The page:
Still, for the right-winger both scenarios work because of that “perfect sense” that allows them to shut the deductive process down and exist comfortably in their own little alternative reality.

“These are all stories reported widely in the core sites of the right wing, and polls report that substantial numbers of Republicans claim to believe these stories— whether because they actually believe them factually or because claiming to believe them is part of what identifies them as Republicans. 58 But all of these seem so ludicrously implausible that it is difficult to imagine that they are in fact intended to make people believe them, rather than simply to create a profound disorientation and disconnect from any sense that there is anyone who actually “knows the truth.” Left with nothing but this anomic disorientation, audiences can no longer tell truth from fiction, even if they want to. They are left with nothing but to choose statements that are ideologically congenial or mark them as members of the tribe. And in a world in which there is no truth, the most entertaining conspiracy theory will often win.”

This is very similar to a really interesting point made by Jason Stanley in How Fascism Works. He pointed out that if you really look into the depth of it, most conspiracy theories don’t really seem to be created to be believed. He pointed out, for example, the pizzagate situation in which a guy walked into a Washington DC pizzeria with a gun to investigate reports that Hillary Clinton was running a child prostitution ring. What he noted was how many of the people that were actually propagating this conspiracy theory demeaned the guy for acting on the report. It’s as if they put it out there not to be believed, but to create an association that tarnishes the repetition of the individual. And it makes “perfect sense” that this approach would be easily embraced by someone who has anchored their identity in being a republican or right-winger.

Re: Public Journal:

PostPosted: Thu Jul 11, 2019 8:19 pm
by d63
Intent: Today I want to tell a dark tale about the strange precarious situation we find ourselves in under the emerging fascism we are experiencing in America under Trump and the UK under Boris Johnson by making a comparison between our situation and that of Nazi Germany while noting the primary difference: the fact that we are the ones engaging in the evil this time.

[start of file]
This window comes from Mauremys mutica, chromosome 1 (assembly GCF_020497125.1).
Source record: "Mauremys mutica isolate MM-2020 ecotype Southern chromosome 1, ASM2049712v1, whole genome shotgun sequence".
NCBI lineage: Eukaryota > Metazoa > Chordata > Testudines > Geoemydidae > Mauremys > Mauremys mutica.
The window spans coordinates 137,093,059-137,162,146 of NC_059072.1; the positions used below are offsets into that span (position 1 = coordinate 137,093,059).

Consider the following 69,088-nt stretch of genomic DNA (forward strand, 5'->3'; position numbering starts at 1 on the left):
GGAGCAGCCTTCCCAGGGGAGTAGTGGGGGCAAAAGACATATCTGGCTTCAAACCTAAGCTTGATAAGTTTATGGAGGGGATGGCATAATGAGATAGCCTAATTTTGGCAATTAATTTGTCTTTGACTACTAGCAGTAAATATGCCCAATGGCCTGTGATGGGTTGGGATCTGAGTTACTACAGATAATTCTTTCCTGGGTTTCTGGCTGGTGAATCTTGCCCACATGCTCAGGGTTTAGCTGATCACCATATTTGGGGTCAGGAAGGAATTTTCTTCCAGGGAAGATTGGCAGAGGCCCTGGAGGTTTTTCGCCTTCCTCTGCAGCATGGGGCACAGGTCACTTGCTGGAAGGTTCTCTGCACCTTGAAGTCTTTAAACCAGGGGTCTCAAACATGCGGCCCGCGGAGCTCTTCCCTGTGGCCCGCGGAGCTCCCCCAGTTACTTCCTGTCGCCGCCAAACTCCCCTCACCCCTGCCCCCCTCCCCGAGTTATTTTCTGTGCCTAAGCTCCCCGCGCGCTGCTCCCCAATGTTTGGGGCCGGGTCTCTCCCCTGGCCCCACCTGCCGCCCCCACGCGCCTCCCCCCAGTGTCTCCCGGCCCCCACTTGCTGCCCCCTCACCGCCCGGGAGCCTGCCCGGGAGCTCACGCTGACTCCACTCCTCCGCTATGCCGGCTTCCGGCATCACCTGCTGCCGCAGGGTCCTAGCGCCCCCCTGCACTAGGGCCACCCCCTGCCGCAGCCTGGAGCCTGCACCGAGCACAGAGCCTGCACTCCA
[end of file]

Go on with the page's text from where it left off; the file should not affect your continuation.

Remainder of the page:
But before I go on, I want to digress into the very Darwinism that NAZI Germany appealed to. The difference between then and now is that Germany was mainly working under the old school understanding of evolution via ‘survival of the fittest’ that resulted in a Spenserian Social Darwinism. However, as more evolved evolutionary scientists have come to understand, it’s not so much a matter of survival of the fittest (that which was based on the metaphysics of power (as eliminating unsustainable systems: the Metaphysics of Efficiency.

And if you think about it, the primary systems that are unsustainable are those that are embracing the emerging fascism in America and the UK. This should be clear from the very fact that many of the people who are embracing it are also engaged in climate change denial because they are afraid the laws we create to address it might take a little power from them in the form of money. In fact, the whole notion of white nationalism is about a desperate attempt to maintain power under a changing demographic.

The scary thing about it is that when it was NAZI Germany and Imperial Japan that were engaging in fascist evil, there was a clear demarcation and it was a lot easier to engage in the elimination of ‘unsustainable systems’. But now we’re dealing with it working within the very system we inhabit. And we would like to think that democracy (being a bloodless form of force (might save us. But just as NAZI Germany did under Hitler, these fascists are working the democratic system in order to destroy it.

Re: Public Journal:

PostPosted: Thu Jul 11, 2019 8:52 pm
by Jakob
You're misguided dude.

You've probably voted for an actual genocidal maniac.



She turned Libya into a slave market. On top of a lot more of actual genocide.
Trump stopped much of the genocide.

Mistakes here are not really forgivable.